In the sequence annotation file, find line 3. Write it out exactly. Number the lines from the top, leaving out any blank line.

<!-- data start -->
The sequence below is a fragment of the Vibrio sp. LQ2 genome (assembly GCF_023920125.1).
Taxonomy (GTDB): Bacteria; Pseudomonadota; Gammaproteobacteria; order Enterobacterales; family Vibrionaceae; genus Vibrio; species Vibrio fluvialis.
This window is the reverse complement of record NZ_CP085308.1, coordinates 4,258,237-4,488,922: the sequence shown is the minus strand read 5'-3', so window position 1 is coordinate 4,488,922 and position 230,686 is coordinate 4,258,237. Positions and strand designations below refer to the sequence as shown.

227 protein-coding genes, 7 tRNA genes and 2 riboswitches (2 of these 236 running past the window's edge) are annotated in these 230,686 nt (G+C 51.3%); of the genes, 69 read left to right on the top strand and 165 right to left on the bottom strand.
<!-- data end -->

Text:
This window is the reverse complement of record NZ_CP085308.1, coordinates 4,258,237-4,488,922: the sequence shown is the minus strand read 5'-3', so window position 1 is coordinate 4,488,922 and position 230,686 is coordinate 4,258,237. Positions and strand designations below refer to the sequence as shown.